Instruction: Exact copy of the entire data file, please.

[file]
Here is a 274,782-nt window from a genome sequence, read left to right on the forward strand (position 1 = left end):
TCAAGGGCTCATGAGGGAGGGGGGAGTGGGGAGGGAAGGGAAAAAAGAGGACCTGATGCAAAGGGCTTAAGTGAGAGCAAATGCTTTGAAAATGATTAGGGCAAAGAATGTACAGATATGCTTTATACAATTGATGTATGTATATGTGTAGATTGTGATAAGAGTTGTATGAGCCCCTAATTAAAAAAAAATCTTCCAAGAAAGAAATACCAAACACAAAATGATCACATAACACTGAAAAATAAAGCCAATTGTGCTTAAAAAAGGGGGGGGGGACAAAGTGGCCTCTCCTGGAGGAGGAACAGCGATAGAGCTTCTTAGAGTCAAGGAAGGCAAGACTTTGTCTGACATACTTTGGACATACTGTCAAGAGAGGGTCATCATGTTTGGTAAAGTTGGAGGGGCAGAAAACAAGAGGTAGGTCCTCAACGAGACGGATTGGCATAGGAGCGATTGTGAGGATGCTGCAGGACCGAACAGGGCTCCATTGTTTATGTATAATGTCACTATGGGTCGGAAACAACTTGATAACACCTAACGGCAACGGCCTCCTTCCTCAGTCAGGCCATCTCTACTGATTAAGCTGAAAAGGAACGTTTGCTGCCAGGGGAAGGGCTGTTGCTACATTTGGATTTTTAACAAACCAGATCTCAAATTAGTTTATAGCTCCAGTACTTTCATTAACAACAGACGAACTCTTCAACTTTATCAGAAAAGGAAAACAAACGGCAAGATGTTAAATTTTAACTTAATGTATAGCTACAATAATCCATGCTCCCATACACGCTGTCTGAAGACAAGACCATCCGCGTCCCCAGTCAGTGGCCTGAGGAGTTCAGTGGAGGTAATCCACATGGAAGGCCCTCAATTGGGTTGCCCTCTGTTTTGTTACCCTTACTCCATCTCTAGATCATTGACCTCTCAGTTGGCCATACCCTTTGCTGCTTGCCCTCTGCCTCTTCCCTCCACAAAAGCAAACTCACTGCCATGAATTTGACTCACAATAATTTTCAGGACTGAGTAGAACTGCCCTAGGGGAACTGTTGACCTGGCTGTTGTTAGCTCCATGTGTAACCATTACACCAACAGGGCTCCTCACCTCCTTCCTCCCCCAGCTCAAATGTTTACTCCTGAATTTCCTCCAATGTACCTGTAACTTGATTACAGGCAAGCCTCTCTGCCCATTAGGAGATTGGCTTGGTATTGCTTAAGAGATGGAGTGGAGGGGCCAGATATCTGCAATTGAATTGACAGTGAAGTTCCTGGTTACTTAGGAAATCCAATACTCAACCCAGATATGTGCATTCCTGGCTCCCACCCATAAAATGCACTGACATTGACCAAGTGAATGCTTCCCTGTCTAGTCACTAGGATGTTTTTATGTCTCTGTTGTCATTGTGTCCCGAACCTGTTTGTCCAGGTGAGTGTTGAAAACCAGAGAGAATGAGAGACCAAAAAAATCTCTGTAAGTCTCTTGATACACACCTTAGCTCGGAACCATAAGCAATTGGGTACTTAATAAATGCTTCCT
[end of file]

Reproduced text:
Here is a 274,782-nt window from a genome sequence, read left to right on the forward strand (position 1 = left end):
TCAAGGGCTCATGAGGGAGGGGGGAGTGGGGAGGGAAGGGAAAAAAGAGGACCTGATGCAAAGGGCTTAAGTGAGAGCAAATGCTTTGAAAATGATTAGGGCAAAGAATGTACAGATATGCTTTATACAATTGATGTATGTATATGTGTAGATTGTGATAAGAGTTGTATGAGCCCCTAATTAAAAAAAAATCTTCCAAGAAAGAAATACCAAACACAAAATGATCACATAACACTGAAAAATAAAGCCAATTGTGCTTAAAAAAGGGGGGGGGGACAAAGTGGCCTCTCCTGGAGGAGGAACAGCGATAGAGCTTCTTAGAGTCAAGGAAGGCAAGACTTTGTCTGACATACTTTGGACATACTGTCAAGAGAGGGTCATCATGTTTGGTAAAGTTGGAGGGGCAGAAAACAAGAGGTAGGTCCTCAACGAGACGGATTGGCATAGGAGCGATTGTGAGGATGCTGCAGGACCGAACAGGGCTCCATTGTTTATGTATAATGTCACTATGGGTCGGAAACAACTTGATAACACCTAACGGCAACGGCCTCCTTCCTCAGTCAGGCCATCTCTACTGATTAAGCTGAAAAGGAACGTTTGCTGCCAGGGGAAGGGCTGTTGCTACATTTGGATTTTTAACAAACCAGATCTCAAATTAGTTTATAGCTCCAGTACTTTCATTAACAACAGACGAACTCTTCAACTTTATCAGAAAAGGAAAACAAACGGCAAGATGTTAAATTTTAACTTAATGTATAGCTACAATAATCCATGCTCCCATACACGCTGTCTGAAGACAAGACCATCCGCGTCCCCAGTCAGTGGCCTGAGGAGTTCAGTGGAGGTAATCCACATGGAAGGCCCTCAATTGGGTTGCCCTCTGTTTTGTTACCCTTACTCCATCTCTAGATCATTGACCTCTCAGTTGGCCATACCCTTTGCTGCTTGCCCTCTGCCTCTTCCCTCCACAAAAGCAAACTCACTGCCATGAATTTGACTCACAATAATTTTCAGGACTGAGTAGAACTGCCCTAGGGGAACTGTTGACCTGGCTGTTGTTAGCTCCATGTGTAACCATTACACCAACAGGGCTCCTCACCTCCTTCCTCCCCCAGCTCAAATGTTTACTCCTGAATTTCCTCCAATGTACCTGTAACTTGATTACAGGCAAGCCTCTCTGCCCATTAGGAGATTGGCTTGGTATTGCTTAAGAGATGGAGTGGAGGGGCCAGATATCTGCAATTGAATTGACAGTGAAGTTCCTGGTTACTTAGGAAATCCAATACTCAACCCAGATATGTGCATTCCTGGCTCCCACCCATAAAATGCACTGACATTGACCAAGTGAATGCTTCCCTGTCTAGTCACTAGGATGTTTTTATGTCTCTGTTGTCATTGTGTCCCGAACCTGTTTGTCCAGGTGAGTGTTGAAAACCAGAGAGAATGAGAGACCAAAAAAATCTCTGTAAGTCTCTTGATACACACCTTAGCTCGGAACCATAAGCAATTGGGTACTTAATAAATGCTTCCT